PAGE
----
This past weekend my sweet friend Krystal invited me to come with she and her boyfriend, Kingston, to his grandmothers house in a tiny town outside of St. Louis. After weaving through back roads in pastures and hills we pulled into a gravel driveway and thirty pairs of eyes looked up from their Dixie plates and sweet potatoes to greet us. It was like walking into my Nana’s house on Fish Branch road back home. Flower beds were decorated with figurines of animals, and a couple of full sized plows that probably used to till their fields; the grandkids sat pulling weeds with tiny blossoms and either showed them to their mother or ate them declaring, “It’s fine! It’s just a clover!” and an uncle drove up on a four-wheeler looking for his daughter to go pet the horses. The smells, accents, sights, events, and pretty much every other little detail were just like being at home again; at one point I sat listening to Kingston’s Pepaw snoring in his recliner and, if I closed my eyes, I could see my Papa sitting there, I laid in bed and listened to the women downstairs bustling around making breakfast before church and if I had stayed there, where the names were muffled by a wall, I could have heard, “Chrissie! Karen! Lindsay! Susan! or Nana!” being called across the room when someone needed something from the outside fridge… but I had to open my eyes, and I had to get out of bed. And when I did, no matter how close to home it looked, sounded, or smelled, my family was not there. I was a welcomed stranger in their home. I’m going to summarize the feelings I went through this past weekend–Comfort, loneliness, sadness, joy, contentment, a few others, but most importantly, gratefulness.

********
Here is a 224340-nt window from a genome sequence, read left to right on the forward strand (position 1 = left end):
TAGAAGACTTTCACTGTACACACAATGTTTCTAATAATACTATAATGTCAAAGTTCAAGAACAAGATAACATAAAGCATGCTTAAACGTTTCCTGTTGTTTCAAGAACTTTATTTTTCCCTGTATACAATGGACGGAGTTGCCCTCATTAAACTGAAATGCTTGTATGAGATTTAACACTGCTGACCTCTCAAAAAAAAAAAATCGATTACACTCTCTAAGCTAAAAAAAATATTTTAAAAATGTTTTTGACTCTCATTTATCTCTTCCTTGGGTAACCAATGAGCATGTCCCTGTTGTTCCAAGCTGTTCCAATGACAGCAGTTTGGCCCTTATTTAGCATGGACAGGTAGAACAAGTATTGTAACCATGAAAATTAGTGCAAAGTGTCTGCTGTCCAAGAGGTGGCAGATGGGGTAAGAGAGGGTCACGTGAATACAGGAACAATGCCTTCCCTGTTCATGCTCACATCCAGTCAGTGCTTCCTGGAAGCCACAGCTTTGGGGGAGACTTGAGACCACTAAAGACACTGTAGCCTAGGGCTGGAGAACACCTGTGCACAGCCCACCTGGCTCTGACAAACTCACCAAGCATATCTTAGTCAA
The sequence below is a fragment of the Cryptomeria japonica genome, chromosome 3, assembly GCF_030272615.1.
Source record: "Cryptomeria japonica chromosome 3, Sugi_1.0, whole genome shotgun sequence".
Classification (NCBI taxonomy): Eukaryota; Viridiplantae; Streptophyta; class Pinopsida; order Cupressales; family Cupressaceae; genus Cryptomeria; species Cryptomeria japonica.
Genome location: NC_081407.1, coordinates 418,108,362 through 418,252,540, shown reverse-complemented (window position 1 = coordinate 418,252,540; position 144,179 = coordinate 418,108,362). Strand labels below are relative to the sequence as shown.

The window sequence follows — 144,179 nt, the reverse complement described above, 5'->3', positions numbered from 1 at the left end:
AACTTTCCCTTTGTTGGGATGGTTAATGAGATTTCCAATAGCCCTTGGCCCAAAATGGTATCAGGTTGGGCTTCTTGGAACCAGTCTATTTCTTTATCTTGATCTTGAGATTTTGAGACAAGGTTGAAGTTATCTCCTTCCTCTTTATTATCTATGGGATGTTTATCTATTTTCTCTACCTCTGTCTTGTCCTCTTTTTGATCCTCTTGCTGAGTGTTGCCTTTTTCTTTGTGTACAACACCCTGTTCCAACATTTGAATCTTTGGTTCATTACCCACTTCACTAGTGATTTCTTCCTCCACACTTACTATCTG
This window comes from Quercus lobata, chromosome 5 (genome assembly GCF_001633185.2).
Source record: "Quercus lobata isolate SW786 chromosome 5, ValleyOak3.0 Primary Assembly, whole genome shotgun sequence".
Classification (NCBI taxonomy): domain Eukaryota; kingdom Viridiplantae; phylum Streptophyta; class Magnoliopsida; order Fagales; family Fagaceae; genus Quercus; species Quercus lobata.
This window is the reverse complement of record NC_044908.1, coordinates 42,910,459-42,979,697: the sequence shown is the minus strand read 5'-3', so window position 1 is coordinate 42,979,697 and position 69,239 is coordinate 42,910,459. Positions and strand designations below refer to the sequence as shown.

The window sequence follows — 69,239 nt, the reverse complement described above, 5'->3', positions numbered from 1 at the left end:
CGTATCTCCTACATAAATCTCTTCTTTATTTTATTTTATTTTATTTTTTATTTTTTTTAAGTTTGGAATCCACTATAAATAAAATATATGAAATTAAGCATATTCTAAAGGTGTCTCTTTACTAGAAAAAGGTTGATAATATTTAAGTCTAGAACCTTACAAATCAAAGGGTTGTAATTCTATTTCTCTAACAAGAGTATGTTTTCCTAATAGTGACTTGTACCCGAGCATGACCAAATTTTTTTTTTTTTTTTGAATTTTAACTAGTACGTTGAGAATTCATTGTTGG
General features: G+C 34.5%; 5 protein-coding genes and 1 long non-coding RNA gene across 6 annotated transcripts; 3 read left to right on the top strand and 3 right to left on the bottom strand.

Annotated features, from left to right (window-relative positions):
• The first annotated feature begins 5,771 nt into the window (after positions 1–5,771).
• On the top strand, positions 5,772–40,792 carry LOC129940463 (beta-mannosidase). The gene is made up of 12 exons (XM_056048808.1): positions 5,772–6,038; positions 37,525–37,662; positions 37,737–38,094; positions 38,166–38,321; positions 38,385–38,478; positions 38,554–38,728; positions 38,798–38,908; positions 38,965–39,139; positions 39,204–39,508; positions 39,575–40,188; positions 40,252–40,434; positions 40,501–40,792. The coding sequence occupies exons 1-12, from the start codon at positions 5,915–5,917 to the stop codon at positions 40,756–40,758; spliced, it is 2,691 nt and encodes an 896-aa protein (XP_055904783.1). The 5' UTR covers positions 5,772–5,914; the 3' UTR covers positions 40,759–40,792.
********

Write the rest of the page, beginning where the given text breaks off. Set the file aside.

My family, as I’ve mentioned in my last couple of blogs, is without doubt, the most cherished blessing I have in my life. I have been blessed with a family that literally rejoices and hurts together. I have been blessed with a family that intercedes for whatever one of us needs it in prayer until their tear ducts threaten to dry up. I have been blessed with a family that is so incredibly tight-knit and precious it is nearly impossible to leave. And yet, here I am, 1,700 miles away, planning to head back to Africa where last time the pain of leaving my family, of being an alien, not fully known by anyone drove me home trembling. The Lord has made it very clear to me that this year away from home is a time of preparation, a time to not only get used to being away, but to understand how much better it is. I know Jesus says we have to hate home in comparison with our love for Him; this year I’m to learn what that means. In 2 Samuel King David is in a stronghold, shielded from battle and says he really wants a drink of water from the Gate of Bethlehem, so his “mighty men broke through the camp of the Philistines and drew water out of the well…and brought it to David.” It was exactly what he wanted. David was so blessed; so he tok the water they had gone to get him and, “He poured it out to the Lord,” and would not drink it. David was so grateful for what he’d been given that he in turn gave it to God to express his gratitude. I’m sure his throat still burned with thirst, but his mouth, dry and sticky, uttered praises to Yahweh and was satisfied.